A league for the Indians

Hyderabad Hotshots players celebrate with the trophy after winning the inaugural Indian Badminton League. They defeated Awadhe Warriors in the final.-VIVEK BENDRE

With the Chinese players opting out for various reasons, the Indian Badminton League obviously suffered, lacking the representation of the strongest badminton nation. However, there were plenty of gains for the home players. By Rakesh Rao.

It was indeed a million-dollar idea. A lucrative league featuring city-based franchisees, a congregation of some of the world’s best badminton players and a caravan travelling through six cities in 17 days, the inaugural Indian Badminton League promised a great deal.

With Saina Nehwal being the flag-bearer of the country’s badminton in the world arena, the game’s following in the country had clearly risen in the past few years. The bronze medal at the London Olympics had elevated Saina’s status to a new high. The country’s corporate sector was showing interest and Saina’s growing number of endorsements pointed to a good investment.

This being the background, the Badminton Association of India (BAI) decided to cash in on the situation. With Sporty Solutionz as commercial partners and chief national coach P. Gopi Chand playing a significant role in enrolling overseas players, the BAI was ready to present its version of the highly successful Indian Premier League cricket.

There were hurdles all the way but eventually six franchisees came on board — one each from Delhi, Mumbai, Bangalore, Hyderabad, Pune and Lucknow. A prize-money of a million dollars was put up to make it the world’s richest badminton league.

The idea to have all ‘icon’ players, barring one, from India did not quite go down well with the franchisees. Though Saina, P. Kashyap and P. V. Sindhu looked ‘sellable’ over their base price of $50,000, the absence of women’s doubles in the format was always going to make it difficult for G. Jwala and Ashwini Ponappa to attract higher bids.

Sensing a ‘no-bid’ for the doubles partners, Sporty Solutionz consulted the franchisees and eventually reduced the base price of Jwala and Ashwini to $25,000 on the morning of the auction. Worse, they did not inform the players concerned and the resultant controversy took much of the sheen from the obvious monetary bonanza enjoyed by many lesser-known Indian players.

With the Chinese players choosing to stay away for various reasons, the IBL obviously suffered, lacking the representation of the strongest badminton nation.

The Saina Nehwal versus P.V. Sindhu clash was a top draw. Saina twice defeated Sindhu to show that the teenager still had some groud to cover against the best in the country.-VIVEK BENDRE

In all, $861,000 was spent on 36 Indian players by the six franchisees. The sum was $96,500 more than the amount bid for 24 overseas names, led by the World No. 1, Lee Chong of Malaysia, who went for highest call of $135,000 to Mumbai.

Among the leading Indians, Saina went to Hyderabad for $120,000, P. V. Sindhu to Lucknow for $80,000 and P. Kashyap to Bangalore for $75,000.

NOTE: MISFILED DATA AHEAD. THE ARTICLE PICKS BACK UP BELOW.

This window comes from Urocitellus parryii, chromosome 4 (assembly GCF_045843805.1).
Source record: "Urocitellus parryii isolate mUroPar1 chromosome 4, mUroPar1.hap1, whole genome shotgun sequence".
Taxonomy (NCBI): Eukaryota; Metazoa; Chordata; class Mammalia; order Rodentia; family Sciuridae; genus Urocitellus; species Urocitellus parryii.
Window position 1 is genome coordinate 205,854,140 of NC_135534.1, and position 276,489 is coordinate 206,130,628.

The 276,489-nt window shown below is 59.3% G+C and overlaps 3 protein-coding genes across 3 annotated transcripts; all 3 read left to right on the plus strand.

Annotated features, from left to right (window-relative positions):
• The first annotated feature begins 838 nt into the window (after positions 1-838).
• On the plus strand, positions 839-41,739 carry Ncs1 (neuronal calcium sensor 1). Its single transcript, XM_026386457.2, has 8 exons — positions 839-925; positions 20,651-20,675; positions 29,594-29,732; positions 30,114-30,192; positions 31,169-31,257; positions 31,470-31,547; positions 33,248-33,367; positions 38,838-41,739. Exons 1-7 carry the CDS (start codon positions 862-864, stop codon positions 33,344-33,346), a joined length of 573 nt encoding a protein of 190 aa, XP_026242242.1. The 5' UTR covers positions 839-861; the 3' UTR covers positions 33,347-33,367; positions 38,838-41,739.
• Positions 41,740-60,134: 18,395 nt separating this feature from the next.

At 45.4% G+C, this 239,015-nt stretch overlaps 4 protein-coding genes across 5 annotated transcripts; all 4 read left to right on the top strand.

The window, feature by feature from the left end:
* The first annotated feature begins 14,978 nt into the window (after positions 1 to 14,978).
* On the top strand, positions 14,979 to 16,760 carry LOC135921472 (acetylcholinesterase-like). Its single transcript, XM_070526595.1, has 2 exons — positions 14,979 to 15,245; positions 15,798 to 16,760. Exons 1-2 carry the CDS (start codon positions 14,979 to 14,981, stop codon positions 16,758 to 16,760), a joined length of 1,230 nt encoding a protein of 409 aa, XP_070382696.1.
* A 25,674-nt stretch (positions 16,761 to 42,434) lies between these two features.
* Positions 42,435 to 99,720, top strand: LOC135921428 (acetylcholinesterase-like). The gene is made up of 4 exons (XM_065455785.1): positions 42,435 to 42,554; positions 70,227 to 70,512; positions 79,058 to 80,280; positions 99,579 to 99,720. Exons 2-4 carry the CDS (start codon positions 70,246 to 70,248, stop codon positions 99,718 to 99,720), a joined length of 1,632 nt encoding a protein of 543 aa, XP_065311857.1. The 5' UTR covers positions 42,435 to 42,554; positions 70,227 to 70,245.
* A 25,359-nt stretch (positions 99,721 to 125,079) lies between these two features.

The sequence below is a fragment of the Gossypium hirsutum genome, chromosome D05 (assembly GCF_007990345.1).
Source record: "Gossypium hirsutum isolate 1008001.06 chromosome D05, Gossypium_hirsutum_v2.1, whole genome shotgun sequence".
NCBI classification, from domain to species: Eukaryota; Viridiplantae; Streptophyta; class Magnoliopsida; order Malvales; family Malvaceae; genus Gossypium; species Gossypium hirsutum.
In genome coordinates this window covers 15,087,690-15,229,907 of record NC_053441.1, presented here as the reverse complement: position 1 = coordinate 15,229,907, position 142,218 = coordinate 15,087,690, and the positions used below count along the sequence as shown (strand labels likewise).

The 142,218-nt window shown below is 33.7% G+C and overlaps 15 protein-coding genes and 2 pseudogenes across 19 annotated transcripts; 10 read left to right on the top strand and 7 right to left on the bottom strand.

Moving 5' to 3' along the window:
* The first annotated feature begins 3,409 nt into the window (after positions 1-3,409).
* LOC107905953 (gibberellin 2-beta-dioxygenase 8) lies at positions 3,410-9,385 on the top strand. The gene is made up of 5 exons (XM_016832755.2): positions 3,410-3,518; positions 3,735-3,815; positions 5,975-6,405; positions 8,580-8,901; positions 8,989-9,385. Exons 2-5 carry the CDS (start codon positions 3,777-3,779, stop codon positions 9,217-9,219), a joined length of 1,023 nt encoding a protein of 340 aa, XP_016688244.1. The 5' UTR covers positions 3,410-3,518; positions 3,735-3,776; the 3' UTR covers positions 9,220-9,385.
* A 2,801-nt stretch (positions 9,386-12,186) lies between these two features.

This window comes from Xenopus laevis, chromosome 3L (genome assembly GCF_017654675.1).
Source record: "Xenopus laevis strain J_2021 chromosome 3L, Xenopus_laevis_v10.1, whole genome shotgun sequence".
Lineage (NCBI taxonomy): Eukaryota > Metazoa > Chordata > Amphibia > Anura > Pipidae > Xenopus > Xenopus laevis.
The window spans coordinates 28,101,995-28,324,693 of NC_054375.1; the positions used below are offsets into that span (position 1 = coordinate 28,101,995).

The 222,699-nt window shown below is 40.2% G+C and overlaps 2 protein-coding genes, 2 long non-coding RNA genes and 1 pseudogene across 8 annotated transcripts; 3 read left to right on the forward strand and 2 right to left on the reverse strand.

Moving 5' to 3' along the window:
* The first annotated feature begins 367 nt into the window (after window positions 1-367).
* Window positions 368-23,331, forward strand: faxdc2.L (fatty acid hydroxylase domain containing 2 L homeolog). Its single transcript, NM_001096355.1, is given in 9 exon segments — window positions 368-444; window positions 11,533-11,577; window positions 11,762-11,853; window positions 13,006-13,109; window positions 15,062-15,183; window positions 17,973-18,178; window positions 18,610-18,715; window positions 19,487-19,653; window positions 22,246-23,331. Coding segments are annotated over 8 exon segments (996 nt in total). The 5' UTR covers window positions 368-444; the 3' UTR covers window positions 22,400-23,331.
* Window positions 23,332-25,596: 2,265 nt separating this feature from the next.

The response to the event picked up after a low-key opener in Delhi. With all the matches going live to several countries, indeed it was a great advertisement for the sport. However, the poor quality of commentary, replete with regular spells of sycophancy, diluted the pleasure of watching some intense battles.

Later, the controversy that erupted out of a delayed match between Delhi and Bangalore dragged Jwala into the middle of an unpleasant row. She was issued a show-cause notice and later the BAI’s Disciplinary Committee recommended a life-ban. Strangely, the committee also indicated that Jwala could be exonerated if she apologised to the BAI President.

A furious Jwala promptly moved the Delhi High Court, which rapped the BAI on the knuckles. These unwanted developments pushed into the background the gains the IBL brought to the Indian players. Besides getting the biggest pay cheque of their lives, some of the players used the stage to showcase their talent.

Lucknow’s R. M. V. Gurusaidutt, ranked No. 20, upstaged Delhi’s higher-ranked Darren Liew; Hyderabad’s Ajay Jayaram, ranked No. 24, beat Pune’s Nyugen Tien Minh twice and took Lee Chong Wei to three games; K. Srikanth, ranked No. 38, too, stretched Lee Chong Wei and Kashyap and scored wins over Jayaram, B. Sai Praneeth, former National champion Saurabh Verma and Hyderabad’s Saemsomboonsuk Tanongsak.

Praneeth, ranked No. 27, too, had his moments as he stunned the seventh-ranked Nyugen Tien Minh. Saina won all her matches; she twice defeated Sindhu to show that the teenager still had some ground to cover against the best in the country.

Sindhu, after a slow start, twice beat the reigning All-England champion Tine Baun and once defeated the higher-ranked Juliene Schenk.

Though Jwala won just one mixed doubles match out of the two she played, Ashwini used the stage to win four out of five matches. She also gained a lot from playing alongside the lanky Danish player Joachim Fischer Nielsen.

Overall, there were plenty of gains for the Indians in the first edition. Next year, the BAI is sure to make efforts to maximise the upside and establish the league as the one to wait for.